I was 13 years old when I took my first steps inside the lobby of Cardinal O’Hara High School. It was just after the New Year, and returning students were already stationed at their desks. Peeking into the classrooms, I saw orderly, uniformed rows facing the crucifix, ready to chant in unison the Our Father and Hail Mary. There was no cue from the P.A. system to begin the prayers; there were no pamphlets to guide the recitation of those well-ingrained verses.
I was an invader in this place. But as I walked down the first-floor hallway of administrative offices alongside my hesitant parents, I could not help but feel the rhythmic pulse that beat deep within the foundation. To the students, staff and faculty, the pulse was familiar, perhaps no longer even detectable. They spoke, signed, sat and stood with the ease of being gently guided by an old friend. I was not so naïve as to believe that each person went along willingly. But, as an outsider looking in, I could see no sign of dissent or rebellion. Everyone went through the movements. Everyone passed as someone who belonged.
They sat facing the whiteboard, waiting to start their lessons. I sat before the principal, waiting to be accepted as a member of their community.
I was 13 years old when I became depressed. The light that had once shone in my eyes when I woke each morning ready to conquer the day slowly burned down. It was a period of time that I can only recall as torturous and confusing. I was not the happy person I tried so hard to be when winning the approval of my teachers and peers. I had been a clarinetist in the concert, pit and marching bands for many years and a dedicated performer for a local dance studio since age 3. But I could no longer talk endlessly about the hobbies I was once proud to pursue. I was slowly becoming more and more withdrawn from the person I had always been, and frightfully, no one seemed to notice or care.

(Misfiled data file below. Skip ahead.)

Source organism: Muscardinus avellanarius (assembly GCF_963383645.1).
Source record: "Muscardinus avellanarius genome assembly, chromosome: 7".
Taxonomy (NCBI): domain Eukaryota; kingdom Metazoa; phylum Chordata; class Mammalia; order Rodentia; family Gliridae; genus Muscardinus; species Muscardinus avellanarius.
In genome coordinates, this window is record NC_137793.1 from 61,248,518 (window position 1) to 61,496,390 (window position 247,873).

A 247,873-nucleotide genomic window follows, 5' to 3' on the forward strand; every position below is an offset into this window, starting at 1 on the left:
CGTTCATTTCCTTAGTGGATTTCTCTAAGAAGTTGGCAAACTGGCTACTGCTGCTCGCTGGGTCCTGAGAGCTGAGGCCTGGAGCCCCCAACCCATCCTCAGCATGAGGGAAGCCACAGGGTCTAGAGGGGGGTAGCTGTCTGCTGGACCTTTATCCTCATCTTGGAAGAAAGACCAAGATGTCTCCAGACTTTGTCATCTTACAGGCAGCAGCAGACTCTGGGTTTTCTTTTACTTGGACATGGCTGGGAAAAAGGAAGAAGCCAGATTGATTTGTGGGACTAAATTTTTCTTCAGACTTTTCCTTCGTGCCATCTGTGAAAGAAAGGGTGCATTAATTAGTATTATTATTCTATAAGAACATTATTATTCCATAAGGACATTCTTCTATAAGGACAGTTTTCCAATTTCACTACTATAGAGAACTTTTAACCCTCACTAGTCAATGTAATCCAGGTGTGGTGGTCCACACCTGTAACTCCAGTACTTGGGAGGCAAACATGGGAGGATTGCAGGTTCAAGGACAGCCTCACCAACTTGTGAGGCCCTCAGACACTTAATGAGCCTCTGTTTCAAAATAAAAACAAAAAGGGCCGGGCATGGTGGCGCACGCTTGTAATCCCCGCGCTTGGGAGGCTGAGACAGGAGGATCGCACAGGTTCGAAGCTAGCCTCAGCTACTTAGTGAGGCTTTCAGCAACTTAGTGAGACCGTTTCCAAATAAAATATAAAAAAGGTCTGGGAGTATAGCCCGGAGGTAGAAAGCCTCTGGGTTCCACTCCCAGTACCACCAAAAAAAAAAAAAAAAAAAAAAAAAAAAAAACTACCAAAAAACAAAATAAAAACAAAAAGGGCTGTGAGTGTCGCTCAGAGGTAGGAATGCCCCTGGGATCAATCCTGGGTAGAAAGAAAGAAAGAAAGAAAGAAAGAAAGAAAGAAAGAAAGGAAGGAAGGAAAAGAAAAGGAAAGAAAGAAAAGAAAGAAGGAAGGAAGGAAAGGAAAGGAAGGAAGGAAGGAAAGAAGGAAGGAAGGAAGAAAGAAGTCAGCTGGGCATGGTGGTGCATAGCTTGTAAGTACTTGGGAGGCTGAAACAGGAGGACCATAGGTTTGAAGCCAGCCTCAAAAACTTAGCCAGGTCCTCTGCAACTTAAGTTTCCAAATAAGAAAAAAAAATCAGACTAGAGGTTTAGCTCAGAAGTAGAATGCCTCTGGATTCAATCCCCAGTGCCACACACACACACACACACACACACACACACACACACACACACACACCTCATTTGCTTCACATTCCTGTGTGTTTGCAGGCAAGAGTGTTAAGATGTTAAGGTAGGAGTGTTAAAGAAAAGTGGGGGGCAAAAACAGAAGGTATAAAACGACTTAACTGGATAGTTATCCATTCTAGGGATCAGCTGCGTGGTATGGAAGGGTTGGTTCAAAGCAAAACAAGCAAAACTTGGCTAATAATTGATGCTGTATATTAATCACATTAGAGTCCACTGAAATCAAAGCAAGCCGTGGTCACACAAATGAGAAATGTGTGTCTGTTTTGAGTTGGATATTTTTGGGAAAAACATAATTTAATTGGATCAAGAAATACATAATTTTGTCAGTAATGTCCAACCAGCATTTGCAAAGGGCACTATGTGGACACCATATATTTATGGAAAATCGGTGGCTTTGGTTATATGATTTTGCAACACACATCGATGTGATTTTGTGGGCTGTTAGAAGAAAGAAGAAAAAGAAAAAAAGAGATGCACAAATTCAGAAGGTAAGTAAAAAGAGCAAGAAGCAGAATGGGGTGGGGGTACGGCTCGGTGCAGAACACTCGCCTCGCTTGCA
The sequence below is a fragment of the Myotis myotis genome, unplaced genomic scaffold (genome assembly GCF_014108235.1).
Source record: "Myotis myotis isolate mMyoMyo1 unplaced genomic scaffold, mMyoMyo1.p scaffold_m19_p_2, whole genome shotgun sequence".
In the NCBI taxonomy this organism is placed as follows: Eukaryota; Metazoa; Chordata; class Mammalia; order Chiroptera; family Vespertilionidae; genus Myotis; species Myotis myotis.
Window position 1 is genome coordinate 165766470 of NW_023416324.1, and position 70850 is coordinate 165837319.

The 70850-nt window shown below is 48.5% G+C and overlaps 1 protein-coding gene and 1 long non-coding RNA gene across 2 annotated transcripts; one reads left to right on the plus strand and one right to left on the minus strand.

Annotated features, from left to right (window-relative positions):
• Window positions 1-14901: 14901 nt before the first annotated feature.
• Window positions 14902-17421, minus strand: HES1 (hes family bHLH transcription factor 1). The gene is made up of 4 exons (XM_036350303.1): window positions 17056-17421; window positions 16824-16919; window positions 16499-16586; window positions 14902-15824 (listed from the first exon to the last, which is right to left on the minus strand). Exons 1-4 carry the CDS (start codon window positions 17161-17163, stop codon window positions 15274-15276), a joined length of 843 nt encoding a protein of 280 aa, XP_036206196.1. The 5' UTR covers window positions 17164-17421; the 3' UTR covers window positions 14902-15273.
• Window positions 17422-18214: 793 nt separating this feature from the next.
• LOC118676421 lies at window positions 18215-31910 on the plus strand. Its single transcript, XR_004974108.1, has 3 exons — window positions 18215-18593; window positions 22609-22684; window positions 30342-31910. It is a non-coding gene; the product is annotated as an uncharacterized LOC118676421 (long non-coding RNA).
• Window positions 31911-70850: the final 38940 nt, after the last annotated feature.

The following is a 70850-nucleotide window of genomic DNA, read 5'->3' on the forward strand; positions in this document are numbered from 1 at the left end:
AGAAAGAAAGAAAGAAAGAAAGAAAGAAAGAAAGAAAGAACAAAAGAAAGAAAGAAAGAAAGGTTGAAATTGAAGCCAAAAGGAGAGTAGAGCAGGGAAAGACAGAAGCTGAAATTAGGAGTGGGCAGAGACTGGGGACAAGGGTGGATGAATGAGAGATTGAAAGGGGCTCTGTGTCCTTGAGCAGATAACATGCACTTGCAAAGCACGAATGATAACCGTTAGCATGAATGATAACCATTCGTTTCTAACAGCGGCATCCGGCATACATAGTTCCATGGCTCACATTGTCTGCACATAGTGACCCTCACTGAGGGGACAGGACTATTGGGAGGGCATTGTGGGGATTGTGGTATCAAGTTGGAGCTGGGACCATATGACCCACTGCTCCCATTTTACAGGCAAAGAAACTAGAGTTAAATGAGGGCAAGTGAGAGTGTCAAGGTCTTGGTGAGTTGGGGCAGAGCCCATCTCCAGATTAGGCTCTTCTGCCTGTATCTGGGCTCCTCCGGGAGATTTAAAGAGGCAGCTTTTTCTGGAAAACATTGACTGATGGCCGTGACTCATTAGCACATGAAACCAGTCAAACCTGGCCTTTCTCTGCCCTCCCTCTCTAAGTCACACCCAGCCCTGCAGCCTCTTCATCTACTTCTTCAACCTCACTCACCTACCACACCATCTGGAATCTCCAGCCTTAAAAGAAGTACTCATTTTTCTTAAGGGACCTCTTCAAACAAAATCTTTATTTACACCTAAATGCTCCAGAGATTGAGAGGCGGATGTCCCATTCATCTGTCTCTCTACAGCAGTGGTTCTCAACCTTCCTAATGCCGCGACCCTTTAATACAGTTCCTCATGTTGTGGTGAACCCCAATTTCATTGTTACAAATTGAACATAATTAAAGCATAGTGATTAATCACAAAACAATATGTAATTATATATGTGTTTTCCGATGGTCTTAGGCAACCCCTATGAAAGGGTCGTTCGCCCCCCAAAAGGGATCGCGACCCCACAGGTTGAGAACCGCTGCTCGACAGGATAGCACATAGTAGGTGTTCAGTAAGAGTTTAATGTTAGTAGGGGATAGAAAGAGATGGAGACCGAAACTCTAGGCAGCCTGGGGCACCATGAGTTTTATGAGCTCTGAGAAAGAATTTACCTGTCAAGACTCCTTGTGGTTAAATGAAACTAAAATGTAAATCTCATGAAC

By the time anyone noticed I was not acting normally, I was very sick. I had no desire for anything that took effort and gave up on homework assignments, extracurricular activities and even personal hygiene. I did not care if I missed school, and, when confronted by counselors and therapists, I was forced to conclude that I did not care if I lived or died. My friends drew their own conclusions, whatever they were, and collectively decided that I was not worth their concern. Everything and everyone that I turned to for love and acceptance was missing when I needed it. To this day, I believe it was that realization, more than being suicidal, that broke something deep within me.
Life as an Outsider
I transferred to this Catholic high school as a last resort. I had the grades, the recommendations and the tuition money necessary to start as a freshman that winter. I was handed a class schedule with room numbers that meant nothing. I was shuffled away to the lunch period already in progress to introduce myself to future classmates whose names meant nothing. I was instructed on where to shop for the appropriate attire. The brands and colors were as unfamiliar as every pair of eyes that looked with curiosity upon the quiet new girl.
But, like my new classmates, I went through the motions. I did all that was asked of me. Despite what my family believed, I did this not because I had faith in my decisions and the path that I was choosing for myself. Rather, I was numb enough to accept that nothing that I wandered into, no matter how uncertain the situation, could leave me as defeated as the environment I was choosing to walk away from.